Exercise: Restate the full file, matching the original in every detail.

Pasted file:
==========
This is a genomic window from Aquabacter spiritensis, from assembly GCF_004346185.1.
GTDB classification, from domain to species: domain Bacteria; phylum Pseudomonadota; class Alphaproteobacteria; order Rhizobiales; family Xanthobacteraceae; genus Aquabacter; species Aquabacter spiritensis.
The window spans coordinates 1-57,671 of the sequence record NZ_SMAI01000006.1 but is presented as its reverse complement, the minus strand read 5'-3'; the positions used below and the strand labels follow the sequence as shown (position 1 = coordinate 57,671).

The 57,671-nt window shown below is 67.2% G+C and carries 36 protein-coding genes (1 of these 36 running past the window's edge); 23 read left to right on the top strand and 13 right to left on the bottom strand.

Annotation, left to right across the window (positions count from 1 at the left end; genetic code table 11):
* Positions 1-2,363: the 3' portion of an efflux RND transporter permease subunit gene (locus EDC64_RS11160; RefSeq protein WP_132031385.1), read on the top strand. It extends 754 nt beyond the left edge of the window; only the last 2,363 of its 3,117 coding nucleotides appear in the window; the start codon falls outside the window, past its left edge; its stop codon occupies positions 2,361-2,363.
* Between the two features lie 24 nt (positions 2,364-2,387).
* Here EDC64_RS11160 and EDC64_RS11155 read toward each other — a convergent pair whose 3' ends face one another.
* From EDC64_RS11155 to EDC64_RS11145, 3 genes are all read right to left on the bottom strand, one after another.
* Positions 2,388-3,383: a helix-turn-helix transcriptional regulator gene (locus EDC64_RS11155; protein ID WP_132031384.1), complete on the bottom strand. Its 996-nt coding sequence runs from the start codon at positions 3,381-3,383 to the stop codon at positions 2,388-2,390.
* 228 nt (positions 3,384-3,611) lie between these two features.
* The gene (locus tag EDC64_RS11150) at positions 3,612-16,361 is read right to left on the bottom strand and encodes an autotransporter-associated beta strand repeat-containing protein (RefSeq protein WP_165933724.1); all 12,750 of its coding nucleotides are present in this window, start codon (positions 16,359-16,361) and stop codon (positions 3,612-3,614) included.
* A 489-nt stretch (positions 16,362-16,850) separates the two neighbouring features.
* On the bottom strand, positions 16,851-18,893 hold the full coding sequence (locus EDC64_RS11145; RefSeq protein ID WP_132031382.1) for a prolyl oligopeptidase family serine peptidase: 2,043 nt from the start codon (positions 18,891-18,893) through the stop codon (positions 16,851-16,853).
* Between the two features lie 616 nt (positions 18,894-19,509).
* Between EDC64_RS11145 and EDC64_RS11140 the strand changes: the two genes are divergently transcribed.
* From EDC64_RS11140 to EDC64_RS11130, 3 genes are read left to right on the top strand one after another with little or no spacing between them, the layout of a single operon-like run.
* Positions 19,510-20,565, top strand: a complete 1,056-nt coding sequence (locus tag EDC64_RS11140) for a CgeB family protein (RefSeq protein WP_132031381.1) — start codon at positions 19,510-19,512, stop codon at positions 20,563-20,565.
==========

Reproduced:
This is a genomic window from Aquabacter spiritensis, from assembly GCF_004346185.1.
GTDB classification, from domain to species: domain Bacteria; phylum Pseudomonadota; class Alphaproteobacteria; order Rhizobiales; family Xanthobacteraceae; genus Aquabacter; species Aquabacter spiritensis.
The window spans coordinates 1-57,671 of the sequence record NZ_SMAI01000006.1 but is presented as its reverse complement, the minus strand read 5'-3'; the positions used below and the strand labels follow the sequence as shown (position 1 = coordinate 57,671).

The 57,671-nt window shown below is 67.2% G+C and carries 36 protein-coding genes (1 of these 36 running past the window's edge); 23 read left to right on the top strand and 13 right to left on the bottom strand.

Annotation, left to right across the window (positions count from 1 at the left end; genetic code table 11):
* Positions 1-2,363: the 3' portion of an efflux RND transporter permease subunit gene (locus EDC64_RS11160; RefSeq protein WP_132031385.1), read on the top strand. It extends 754 nt beyond the left edge of the window; only the last 2,363 of its 3,117 coding nucleotides appear in the window; the start codon falls outside the window, past its left edge; its stop codon occupies positions 2,361-2,363.
* Between the two features lie 24 nt (positions 2,364-2,387).
* Here EDC64_RS11160 and EDC64_RS11155 read toward each other — a convergent pair whose 3' ends face one another.
* From EDC64_RS11155 to EDC64_RS11145, 3 genes are all read right to left on the bottom strand, one after another.
* Positions 2,388-3,383: a helix-turn-helix transcriptional regulator gene (locus EDC64_RS11155; protein ID WP_132031384.1), complete on the bottom strand. Its 996-nt coding sequence runs from the start codon at positions 3,381-3,383 to the stop codon at positions 2,388-2,390.
* 228 nt (positions 3,384-3,611) lie between these two features.
* The gene (locus tag EDC64_RS11150) at positions 3,612-16,361 is read right to left on the bottom strand and encodes an autotransporter-associated beta strand repeat-containing protein (RefSeq protein WP_165933724.1); all 12,750 of its coding nucleotides are present in this window, start codon (positions 16,359-16,361) and stop codon (positions 3,612-3,614) included.
* A 489-nt stretch (positions 16,362-16,850) separates the two neighbouring features.
* On the bottom strand, positions 16,851-18,893 hold the full coding sequence (locus EDC64_RS11145; RefSeq protein ID WP_132031382.1) for a prolyl oligopeptidase family serine peptidase: 2,043 nt from the start codon (positions 18,891-18,893) through the stop codon (positions 16,851-16,853).
* Between the two features lie 616 nt (positions 18,894-19,509).
* Between EDC64_RS11145 and EDC64_RS11140 the strand changes: the two genes are divergently transcribed.
* From EDC64_RS11140 to EDC64_RS11130, 3 genes are read left to right on the top strand one after another with little or no spacing between them, the layout of a single operon-like run.
* Positions 19,510-20,565, top strand: a complete 1,056-nt coding sequence (locus tag EDC64_RS11140) for a CgeB family protein (RefSeq protein WP_132031381.1) — start codon at positions 19,510-19,512, stop codon at positions 20,563-20,565.